Anyone who has met Franciscan University of Steubenville’s newest assistant professor of honors and classics knows that Theodore Harwood tells the truth when he says, “I am sort of addicted to the classics.”
In his new role as professor, Harwood teaches courses in Latin and literature as well as the freshman year of Franciscan’s Honors Great Books Program.
When describing his intellectual journey, Harwood said, “(In high school) I fell in love with a certain kind of literature and a feeling that a certain kind of literature produced, which was best represented to me by … the Tennyson poem ‘Blow, Bugle, Blow.’ That was something aesthetic that I really liked.”
Searching for meaning, Harwood read Cicero and Caesar in their original Latin while in high school.
“I realized there was something there that wasn’t as aesthetically pleasing (as other poetry), but there was a depth to it,” Harwood said. “And I think that was what I was after: I was after depth.”
Harwood described his adolescent self as “precocious” but went on to say that he wanted to escape the shallow world of the present, and he chased the most ancient things he could.
“I want the thing that goes all the way back and then work forward from there to the highest truths,” Harwood said.
Homer’s “Iliad” and “Odyssey,” as among the oldest instances of literature in the western world, provide the starting point for any education in the classics, and Harwood has the opportunity to teach Homer to students in the literature course Epic and the Person and in first-semester Honors.
After graduating from Hillsdale College in 2011 with his bachelor’s degree in Latin with a Greek minor, Harwood earned his doctorate in classics with a concentration in ancient philosophy from Cornell University in May 2018.
After growing up Protestant, Harwood converted to Catholicism during his graduate school years.
Harwood said, “Once I went to Cornell, I got involved in an Anglican fellowship … and I had trouble defending the Anglo-Catholic synthesis on Anglican terms. Intellectually, what converted me (to Catholicism) was that there were some things that just seemed to me like they had to be true to make Christianity a stable system, but there was no way to defend them outside of Catholicism.”
Harwood said that “there had to be a way to unify what was good and what was beautiful and what was true,” and he believed he had found it in the Catholic philosophical tradition.
Harwood specializes in St. Augustine’s understanding of platonic philosophy.
When speaking on Plato’s idea that philosophy makes a good soul, Harwood thumbed through his well-read copy of Plato’s complete works to find the quote: “The lovers of learning know that philosophy gets hold of their soul,” which then allows a person to grow in virtue and wisdom, according to Harwood’s interpretation of the passage.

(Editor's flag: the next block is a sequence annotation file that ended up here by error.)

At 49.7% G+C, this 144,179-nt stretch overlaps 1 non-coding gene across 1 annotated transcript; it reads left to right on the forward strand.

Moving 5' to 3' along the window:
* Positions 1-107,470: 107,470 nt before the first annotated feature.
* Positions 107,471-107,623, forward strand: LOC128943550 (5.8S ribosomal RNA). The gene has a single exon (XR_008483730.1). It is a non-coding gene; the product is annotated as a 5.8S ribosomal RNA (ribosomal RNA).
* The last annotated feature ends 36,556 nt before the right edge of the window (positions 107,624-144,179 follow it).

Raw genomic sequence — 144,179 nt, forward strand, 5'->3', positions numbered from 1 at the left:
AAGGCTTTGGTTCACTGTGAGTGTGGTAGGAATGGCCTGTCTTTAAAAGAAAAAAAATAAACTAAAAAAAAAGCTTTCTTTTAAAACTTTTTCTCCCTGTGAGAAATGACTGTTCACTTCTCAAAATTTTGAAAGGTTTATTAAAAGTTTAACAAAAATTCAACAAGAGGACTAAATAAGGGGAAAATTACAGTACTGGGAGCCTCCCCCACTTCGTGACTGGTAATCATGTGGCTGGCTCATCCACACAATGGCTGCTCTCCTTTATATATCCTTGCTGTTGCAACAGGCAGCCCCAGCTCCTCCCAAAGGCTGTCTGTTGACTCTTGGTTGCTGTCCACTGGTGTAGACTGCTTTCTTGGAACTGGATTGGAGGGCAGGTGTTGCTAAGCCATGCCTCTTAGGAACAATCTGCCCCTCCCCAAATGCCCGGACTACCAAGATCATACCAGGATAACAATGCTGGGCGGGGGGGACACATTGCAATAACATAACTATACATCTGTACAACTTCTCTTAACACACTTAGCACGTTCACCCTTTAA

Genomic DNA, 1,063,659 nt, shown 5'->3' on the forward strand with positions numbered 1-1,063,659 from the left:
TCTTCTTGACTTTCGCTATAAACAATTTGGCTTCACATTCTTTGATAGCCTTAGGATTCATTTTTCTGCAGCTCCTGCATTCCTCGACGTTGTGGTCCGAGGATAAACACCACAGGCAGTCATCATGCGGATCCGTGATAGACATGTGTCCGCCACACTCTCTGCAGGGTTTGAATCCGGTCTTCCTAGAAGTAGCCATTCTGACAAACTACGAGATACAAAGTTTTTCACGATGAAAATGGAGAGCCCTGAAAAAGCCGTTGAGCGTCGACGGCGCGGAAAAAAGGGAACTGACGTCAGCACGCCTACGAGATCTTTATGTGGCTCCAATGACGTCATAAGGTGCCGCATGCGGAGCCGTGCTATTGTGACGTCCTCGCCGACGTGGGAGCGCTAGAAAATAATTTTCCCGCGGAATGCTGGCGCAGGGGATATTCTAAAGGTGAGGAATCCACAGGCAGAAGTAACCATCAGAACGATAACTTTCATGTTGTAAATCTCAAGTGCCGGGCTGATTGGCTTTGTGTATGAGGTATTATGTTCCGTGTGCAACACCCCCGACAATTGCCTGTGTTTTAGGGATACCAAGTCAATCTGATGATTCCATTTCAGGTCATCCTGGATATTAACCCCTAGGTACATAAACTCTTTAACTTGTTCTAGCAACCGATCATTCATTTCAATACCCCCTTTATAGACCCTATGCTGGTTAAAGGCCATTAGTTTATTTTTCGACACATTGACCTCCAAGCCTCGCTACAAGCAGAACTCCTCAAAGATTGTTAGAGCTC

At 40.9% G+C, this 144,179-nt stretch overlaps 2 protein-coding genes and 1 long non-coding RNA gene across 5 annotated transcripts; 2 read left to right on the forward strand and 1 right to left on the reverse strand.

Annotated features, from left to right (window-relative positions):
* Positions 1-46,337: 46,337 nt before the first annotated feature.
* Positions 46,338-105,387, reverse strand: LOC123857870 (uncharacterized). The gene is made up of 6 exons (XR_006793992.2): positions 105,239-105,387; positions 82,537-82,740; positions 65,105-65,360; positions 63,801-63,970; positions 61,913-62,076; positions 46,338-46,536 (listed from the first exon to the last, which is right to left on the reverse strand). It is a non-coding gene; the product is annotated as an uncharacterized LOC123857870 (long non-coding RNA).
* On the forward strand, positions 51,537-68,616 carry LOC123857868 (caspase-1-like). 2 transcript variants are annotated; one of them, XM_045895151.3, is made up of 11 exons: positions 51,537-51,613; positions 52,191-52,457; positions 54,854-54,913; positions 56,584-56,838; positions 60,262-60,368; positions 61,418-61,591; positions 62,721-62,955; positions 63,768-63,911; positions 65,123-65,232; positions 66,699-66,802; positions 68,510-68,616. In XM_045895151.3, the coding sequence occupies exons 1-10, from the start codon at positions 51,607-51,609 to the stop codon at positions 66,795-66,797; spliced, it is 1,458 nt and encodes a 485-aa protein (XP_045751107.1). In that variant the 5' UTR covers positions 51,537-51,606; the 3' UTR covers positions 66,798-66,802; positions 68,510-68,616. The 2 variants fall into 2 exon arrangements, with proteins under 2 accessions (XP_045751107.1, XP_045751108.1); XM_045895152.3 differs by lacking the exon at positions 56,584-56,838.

“What you want, ultimately, is the good … and the good is not something that you can easily explain,” Harwood said. “You only really know what it is when you see it for yourself.”
When Harwood read Augustine’s “Confessions” for a college class, he experienced for the first time the words of a book speaking directly to his personal experiences and being able to relate to his own life.
Several years later, Harwood’s dissertation organized Augustine’s main principles for biblical interpretation and argued for a position that he said is rarely taken by English-speaking scholars, noting that the topic is frequently discussed among French-speaking ones.
“There is communication between (countries, but) … to really engage in scholarship takes a lot of work and lot of attention,” Harwood said. Harwood’s work begins to close the gap in the English intellectual tradition.
When describing his search for a post-graduate position, Harwood said that he is continuously looking for “a unity of knowledge,” and his hopes for a future university included a relatively conservative, Christian school that specialized in the liberal arts. For Harwood, Franciscan fit that bill perfectly.
“I’m always going to like teaching intro Latin … and I’ve always wanted to teach Great Books,” Harwood said.
Harwood enjoys teaching his Honors Great Books classes because he himself gets to continue reading and learning from the best literature that the western intellectual tradition has to offer.
“The point isn’t to teach you about the books so that you have a final knowledge; the point is that you read the books so you can keep reading them … for the rest of your life.”
When asked what he would do with his free time, Harwood laughed and said, “Well, I really like my job a lot, actually. The ideal free time activity would be reading the (books) we read in Honors.”
Harwood argues that “there’s a subtler but longer-lasting pleasure that comes from intellectual activity.”